No information yet on Father Thomas Uzhunnallil, says his churchBengaluru: There is still no information about the fate of Indian priest Father Thomas Uzhunnallil, who was abducted by IS terrorists in Yemen last month and allegedly crucified by them, said a official of his
Bengaluru: There is still no information about the fate of Indian priest Father Thomas Uzhunnallil, who was abducted by IS terrorists in Yemen last month and allegedly crucified by them, said a official of his Catholic order today.
"We do not have any information and updates on Father Thomas Uzhunnallil," Father Jose Koyickal, said the vice provincial of the Indian Salesian Order of Don Bosco's Sacred Heart Province of Bengaluru - to which Uzhunnallil belongs.
He said the unconfirmed news of Uzhunnallil's crucifixion at the hands of IS terrorists on Good Friday emerged from some Christian prayer groups in Dubai.
Koyickal said the Catholic Bishops' Conference of India (CBCI) deputy secretary general, Father Joseph Chinnayyan, is slated to meet External Affairs Minister Sushma Swaraj on Saturday to discuss the matter.
The 56-year-old Uzhunnallil, trained in technical education, has been with the order's Bengaluru province, which handles part of Karnataka and Kerala, for almost 30 years, he said.
"He worked for the poorer youth and skilling them was one of our primary activities. Uzhunnallil worked at Kolar Gold Fields in Karnataka and was the principal of Don Bosco Royal ITI. Then he moved to Bhadravati and Hassan... he worked in these three places five to six years each," said Koyickal told.
After this, Uzhannallil set off to Yemen in 2010 to become priest of the only Catholic Church approved by the Yemeni government -- the St. Francis of Assisi parish in Aden, and also caretaker of Missionaries of Charity Care Home in the same city.
"The care home was started by Mother Teresa at the invitation of the Yemeni government in 1992. It took care of the local destitute, disabled and abandoned people who are mostly Muslim," said Koyickal.
Mother Teresa opened four care homes and wanted Catholic priests to serve the spiritual needs of the nuns running the operations and to help them in coordinating the work, he said.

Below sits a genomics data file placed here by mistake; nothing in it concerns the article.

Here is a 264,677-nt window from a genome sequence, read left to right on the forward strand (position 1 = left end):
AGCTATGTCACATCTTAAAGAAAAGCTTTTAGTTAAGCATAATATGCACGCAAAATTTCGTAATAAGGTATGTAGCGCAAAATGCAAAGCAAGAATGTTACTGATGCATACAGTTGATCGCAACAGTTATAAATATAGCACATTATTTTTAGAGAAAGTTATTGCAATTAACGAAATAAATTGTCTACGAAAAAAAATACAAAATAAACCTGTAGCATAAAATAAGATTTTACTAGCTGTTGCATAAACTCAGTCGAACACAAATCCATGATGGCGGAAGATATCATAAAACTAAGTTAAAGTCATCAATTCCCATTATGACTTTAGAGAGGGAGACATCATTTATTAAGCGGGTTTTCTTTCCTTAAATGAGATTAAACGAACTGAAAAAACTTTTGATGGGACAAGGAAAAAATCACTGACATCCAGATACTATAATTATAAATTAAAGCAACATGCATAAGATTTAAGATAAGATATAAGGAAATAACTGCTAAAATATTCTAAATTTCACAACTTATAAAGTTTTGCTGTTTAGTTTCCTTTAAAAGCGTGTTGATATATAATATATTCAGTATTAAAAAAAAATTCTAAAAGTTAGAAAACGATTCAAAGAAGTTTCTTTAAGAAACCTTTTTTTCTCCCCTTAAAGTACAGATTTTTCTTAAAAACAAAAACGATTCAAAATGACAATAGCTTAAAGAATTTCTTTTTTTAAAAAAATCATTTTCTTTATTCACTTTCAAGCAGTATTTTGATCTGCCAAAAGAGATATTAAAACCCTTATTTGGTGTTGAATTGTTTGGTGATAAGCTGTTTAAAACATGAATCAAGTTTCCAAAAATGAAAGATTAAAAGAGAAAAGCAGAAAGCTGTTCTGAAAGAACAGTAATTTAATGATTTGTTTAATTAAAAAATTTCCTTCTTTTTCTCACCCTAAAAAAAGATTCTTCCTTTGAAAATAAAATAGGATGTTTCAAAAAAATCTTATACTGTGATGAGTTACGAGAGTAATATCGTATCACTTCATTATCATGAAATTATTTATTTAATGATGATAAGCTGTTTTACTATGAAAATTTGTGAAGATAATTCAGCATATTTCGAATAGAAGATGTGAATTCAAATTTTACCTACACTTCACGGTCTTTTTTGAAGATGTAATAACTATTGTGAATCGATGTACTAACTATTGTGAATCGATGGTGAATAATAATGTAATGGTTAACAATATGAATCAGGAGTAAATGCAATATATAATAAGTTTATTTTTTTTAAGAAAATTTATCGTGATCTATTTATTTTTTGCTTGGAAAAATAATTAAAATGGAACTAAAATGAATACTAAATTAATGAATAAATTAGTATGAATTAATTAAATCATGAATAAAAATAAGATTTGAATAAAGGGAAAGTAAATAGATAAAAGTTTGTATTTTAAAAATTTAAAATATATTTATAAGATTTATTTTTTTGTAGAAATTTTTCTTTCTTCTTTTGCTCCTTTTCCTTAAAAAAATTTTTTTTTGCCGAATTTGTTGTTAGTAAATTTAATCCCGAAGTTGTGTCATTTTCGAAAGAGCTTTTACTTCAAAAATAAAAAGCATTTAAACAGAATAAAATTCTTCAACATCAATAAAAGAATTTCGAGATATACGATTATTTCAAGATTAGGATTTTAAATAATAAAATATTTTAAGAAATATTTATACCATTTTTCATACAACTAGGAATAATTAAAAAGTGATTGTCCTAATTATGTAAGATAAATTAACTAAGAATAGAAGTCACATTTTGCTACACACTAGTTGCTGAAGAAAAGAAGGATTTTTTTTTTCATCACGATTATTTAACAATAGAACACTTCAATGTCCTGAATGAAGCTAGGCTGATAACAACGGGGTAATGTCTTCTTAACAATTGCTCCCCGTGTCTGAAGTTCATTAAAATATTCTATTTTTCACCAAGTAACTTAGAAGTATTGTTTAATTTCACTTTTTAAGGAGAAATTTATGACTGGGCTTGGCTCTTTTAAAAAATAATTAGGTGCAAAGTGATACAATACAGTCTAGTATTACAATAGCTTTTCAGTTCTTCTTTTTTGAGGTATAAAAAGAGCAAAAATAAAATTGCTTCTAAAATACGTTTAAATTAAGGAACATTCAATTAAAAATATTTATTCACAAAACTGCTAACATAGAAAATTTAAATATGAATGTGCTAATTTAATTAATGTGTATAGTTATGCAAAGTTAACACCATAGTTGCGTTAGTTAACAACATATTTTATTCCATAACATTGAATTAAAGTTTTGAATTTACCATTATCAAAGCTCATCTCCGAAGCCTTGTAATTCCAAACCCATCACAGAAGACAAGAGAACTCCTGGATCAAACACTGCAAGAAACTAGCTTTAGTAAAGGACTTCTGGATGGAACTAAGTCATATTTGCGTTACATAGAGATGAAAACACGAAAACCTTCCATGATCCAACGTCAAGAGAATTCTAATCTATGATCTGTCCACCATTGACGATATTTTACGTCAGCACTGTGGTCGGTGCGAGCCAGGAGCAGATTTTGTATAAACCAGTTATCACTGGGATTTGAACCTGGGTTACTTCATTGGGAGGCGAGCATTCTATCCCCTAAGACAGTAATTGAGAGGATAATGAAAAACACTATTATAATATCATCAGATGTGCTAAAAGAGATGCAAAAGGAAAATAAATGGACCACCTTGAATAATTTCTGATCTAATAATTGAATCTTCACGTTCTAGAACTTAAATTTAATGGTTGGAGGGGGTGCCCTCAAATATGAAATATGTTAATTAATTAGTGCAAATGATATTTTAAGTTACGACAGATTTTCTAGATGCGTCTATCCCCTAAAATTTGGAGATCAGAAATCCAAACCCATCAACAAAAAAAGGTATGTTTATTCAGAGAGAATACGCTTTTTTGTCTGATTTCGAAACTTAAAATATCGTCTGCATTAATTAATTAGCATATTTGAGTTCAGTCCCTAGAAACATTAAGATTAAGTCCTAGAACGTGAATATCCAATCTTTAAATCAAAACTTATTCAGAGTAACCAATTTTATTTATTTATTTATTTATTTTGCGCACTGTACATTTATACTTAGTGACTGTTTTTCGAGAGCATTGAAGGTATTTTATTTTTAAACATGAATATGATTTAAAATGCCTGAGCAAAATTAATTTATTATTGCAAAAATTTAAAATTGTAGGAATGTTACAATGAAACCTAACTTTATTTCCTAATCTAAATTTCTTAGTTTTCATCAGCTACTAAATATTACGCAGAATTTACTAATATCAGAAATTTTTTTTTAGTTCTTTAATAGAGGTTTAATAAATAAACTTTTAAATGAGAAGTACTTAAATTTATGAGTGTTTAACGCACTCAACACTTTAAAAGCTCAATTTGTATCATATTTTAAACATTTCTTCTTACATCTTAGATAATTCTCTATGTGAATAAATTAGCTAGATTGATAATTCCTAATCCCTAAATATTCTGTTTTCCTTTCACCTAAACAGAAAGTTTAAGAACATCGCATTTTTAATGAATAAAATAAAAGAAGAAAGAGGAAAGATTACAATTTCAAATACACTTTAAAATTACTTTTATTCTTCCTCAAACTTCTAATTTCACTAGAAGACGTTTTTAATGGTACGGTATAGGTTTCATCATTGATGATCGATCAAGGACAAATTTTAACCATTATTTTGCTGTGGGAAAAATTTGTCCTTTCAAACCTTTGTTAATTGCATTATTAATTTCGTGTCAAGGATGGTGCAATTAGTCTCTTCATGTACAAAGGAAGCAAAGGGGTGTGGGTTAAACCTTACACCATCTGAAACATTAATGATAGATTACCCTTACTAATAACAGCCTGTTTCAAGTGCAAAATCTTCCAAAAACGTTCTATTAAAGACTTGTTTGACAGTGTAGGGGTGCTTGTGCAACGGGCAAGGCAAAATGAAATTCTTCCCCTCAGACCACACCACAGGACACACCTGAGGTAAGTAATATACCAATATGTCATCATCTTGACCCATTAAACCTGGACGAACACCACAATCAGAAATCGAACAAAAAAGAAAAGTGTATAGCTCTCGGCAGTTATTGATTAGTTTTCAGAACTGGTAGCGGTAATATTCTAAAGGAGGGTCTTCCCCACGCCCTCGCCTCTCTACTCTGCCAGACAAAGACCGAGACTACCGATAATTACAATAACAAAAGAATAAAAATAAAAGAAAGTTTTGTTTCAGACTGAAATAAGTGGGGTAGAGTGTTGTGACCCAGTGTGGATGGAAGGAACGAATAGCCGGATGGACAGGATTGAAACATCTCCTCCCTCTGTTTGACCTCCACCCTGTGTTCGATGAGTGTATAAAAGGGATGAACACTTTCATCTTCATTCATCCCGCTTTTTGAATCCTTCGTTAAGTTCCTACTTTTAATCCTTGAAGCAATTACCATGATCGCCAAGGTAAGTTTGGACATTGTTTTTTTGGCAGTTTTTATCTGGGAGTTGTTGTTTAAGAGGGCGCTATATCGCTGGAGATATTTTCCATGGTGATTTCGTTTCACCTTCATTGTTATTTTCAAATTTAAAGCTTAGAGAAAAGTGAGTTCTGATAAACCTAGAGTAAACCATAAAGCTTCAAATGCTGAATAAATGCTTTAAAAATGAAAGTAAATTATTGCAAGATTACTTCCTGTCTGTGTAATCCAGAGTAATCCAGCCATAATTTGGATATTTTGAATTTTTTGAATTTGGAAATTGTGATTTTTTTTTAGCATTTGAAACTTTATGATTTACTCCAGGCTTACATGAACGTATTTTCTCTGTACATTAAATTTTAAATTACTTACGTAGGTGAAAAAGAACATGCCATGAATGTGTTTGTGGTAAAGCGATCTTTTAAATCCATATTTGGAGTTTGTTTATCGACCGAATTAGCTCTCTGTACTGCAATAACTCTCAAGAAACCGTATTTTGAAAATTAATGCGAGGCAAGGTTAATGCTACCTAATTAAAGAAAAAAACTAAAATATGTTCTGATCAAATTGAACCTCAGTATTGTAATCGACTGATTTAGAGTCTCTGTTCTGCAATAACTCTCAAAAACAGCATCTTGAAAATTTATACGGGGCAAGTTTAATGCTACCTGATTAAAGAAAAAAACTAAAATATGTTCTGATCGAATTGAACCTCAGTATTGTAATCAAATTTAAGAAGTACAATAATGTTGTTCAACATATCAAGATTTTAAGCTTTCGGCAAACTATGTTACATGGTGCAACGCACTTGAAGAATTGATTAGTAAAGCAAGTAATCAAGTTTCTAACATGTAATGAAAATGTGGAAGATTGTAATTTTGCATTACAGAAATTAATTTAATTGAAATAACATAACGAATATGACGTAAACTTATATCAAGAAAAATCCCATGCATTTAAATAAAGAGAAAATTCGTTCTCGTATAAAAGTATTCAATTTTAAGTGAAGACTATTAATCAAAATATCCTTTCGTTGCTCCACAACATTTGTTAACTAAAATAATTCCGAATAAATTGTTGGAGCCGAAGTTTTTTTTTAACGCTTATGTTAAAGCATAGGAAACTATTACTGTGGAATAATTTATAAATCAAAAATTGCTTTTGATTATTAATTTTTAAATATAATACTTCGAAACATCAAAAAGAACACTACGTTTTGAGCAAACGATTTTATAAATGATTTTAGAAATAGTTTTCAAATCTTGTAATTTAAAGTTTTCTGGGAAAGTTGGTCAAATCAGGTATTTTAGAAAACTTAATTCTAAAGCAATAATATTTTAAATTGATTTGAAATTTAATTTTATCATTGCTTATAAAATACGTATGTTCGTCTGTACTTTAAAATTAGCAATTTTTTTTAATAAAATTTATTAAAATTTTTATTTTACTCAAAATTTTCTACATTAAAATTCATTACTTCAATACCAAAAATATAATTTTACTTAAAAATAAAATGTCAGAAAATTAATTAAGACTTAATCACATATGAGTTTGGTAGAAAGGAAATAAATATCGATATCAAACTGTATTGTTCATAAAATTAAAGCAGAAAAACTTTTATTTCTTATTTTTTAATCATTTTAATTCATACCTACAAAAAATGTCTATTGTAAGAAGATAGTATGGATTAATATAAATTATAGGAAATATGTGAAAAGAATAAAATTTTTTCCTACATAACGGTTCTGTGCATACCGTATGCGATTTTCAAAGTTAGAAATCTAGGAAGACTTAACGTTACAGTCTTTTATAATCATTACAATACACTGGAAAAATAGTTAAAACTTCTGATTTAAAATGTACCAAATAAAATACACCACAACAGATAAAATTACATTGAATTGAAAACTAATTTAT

According to the Catholic News Agency, the Missionaries of Charity have been present in Yemen since 1973.
Koyickal said the war and violence in Yemen between Houthi rebels and the government forced almost everybody to leave, abandoning the place where the care home and the church are located.
"Uzhunnallil came back to India in January 2015 on expiry of his visa, stayed here for three months and returned to Yemen in April 2015 to volunteer at the church and the care home as there was no one to serve them," he said.
On March 4, the priest from Kerala was kidnapped after IS terrorists barged into the care home and shot dead many people, including four nuns of the Missionaries of Charity, one of them from India.
Most of the people who attended the church in Aden were foreigners and diplomats. It falls under the purview of the Apostolic Vicariate of Southern Arabia headed by Swiss Bishop Paul Hinder, which oversees the Catholic Church in UAE, Oman and Yemen.
The vicariate operates multiple schools, parishes and churches in the region and has been receiving priests from the Sacred Heart Province of Bengaluru from the late 1980 on request.
Koyickal said the Indian Salesian Order of Don Bosco is 2,667 members strong, of which 1,561 are priests and 1,106 are in training to be ordained so.
Globally, there are 15,037 Salesian Order members - 10,249 priests and 4,788 brothers - while the Sacred Heart Province of Bengaluru has 233 priests and 133 brothers.